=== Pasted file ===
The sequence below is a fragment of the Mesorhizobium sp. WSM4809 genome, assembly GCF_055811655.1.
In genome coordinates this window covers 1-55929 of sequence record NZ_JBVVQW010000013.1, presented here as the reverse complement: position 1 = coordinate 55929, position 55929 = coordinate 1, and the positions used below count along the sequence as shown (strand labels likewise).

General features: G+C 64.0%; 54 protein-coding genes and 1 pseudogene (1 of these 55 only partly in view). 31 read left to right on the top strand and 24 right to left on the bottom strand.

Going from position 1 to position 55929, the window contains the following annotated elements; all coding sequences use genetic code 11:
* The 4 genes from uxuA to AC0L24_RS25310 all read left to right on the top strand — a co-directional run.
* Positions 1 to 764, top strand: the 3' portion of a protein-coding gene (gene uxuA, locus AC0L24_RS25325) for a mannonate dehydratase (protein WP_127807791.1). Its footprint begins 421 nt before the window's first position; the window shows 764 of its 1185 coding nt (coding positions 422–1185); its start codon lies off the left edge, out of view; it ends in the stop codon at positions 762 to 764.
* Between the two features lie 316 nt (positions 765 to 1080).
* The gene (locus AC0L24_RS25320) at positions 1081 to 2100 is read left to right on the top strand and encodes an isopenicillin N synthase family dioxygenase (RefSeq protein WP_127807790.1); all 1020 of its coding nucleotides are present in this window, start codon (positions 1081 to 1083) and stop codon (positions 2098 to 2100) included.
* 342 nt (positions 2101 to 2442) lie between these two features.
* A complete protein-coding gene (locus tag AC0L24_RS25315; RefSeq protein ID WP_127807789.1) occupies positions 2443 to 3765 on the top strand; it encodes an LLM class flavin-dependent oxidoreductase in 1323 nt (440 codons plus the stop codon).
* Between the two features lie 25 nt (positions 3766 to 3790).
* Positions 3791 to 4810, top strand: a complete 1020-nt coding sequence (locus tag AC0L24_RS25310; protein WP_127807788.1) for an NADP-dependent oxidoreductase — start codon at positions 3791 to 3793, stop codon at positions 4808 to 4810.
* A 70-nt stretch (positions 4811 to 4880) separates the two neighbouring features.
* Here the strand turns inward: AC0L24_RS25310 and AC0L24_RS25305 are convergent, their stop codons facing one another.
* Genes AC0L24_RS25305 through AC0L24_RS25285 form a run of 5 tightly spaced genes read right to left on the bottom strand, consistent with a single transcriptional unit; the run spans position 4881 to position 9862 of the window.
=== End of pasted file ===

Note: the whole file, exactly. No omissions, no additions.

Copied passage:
The sequence below is a fragment of the Mesorhizobium sp. WSM4809 genome, assembly GCF_055811655.1.
In genome coordinates this window covers 1-55929 of sequence record NZ_JBVVQW010000013.1, presented here as the reverse complement: position 1 = coordinate 55929, position 55929 = coordinate 1, and the positions used below count along the sequence as shown (strand labels likewise).

General features: G+C 64.0%; 54 protein-coding genes and 1 pseudogene (1 of these 55 only partly in view). 31 read left to right on the top strand and 24 right to left on the bottom strand.

Going from position 1 to position 55929, the window contains the following annotated elements; all coding sequences use genetic code 11:
* The 4 genes from uxuA to AC0L24_RS25310 all read left to right on the top strand — a co-directional run.
* Positions 1 to 764, top strand: the 3' portion of a protein-coding gene (gene uxuA, locus AC0L24_RS25325) for a mannonate dehydratase (protein WP_127807791.1). Its footprint begins 421 nt before the window's first position; the window shows 764 of its 1185 coding nt (coding positions 422–1185); its start codon lies off the left edge, out of view; it ends in the stop codon at positions 762 to 764.
* Between the two features lie 316 nt (positions 765 to 1080).
* The gene (locus AC0L24_RS25320) at positions 1081 to 2100 is read left to right on the top strand and encodes an isopenicillin N synthase family dioxygenase (RefSeq protein WP_127807790.1); all 1020 of its coding nucleotides are present in this window, start codon (positions 1081 to 1083) and stop codon (positions 2098 to 2100) included.
* 342 nt (positions 2101 to 2442) lie between these two features.
* A complete protein-coding gene (locus tag AC0L24_RS25315; RefSeq protein ID WP_127807789.1) occupies positions 2443 to 3765 on the top strand; it encodes an LLM class flavin-dependent oxidoreductase in 1323 nt (440 codons plus the stop codon).
* Between the two features lie 25 nt (positions 3766 to 3790).
* Positions 3791 to 4810, top strand: a complete 1020-nt coding sequence (locus tag AC0L24_RS25310; protein WP_127807788.1) for an NADP-dependent oxidoreductase — start codon at positions 3791 to 3793, stop codon at positions 4808 to 4810.
* A 70-nt stretch (positions 4811 to 4880) separates the two neighbouring features.
* Here the strand turns inward: AC0L24_RS25310 and AC0L24_RS25305 are convergent, their stop codons facing one another.
* Genes AC0L24_RS25305 through AC0L24_RS25285 form a run of 5 tightly spaced genes read right to left on the bottom strand, consistent with a single transcriptional unit; the run spans position 4881 to position 9862 of the window.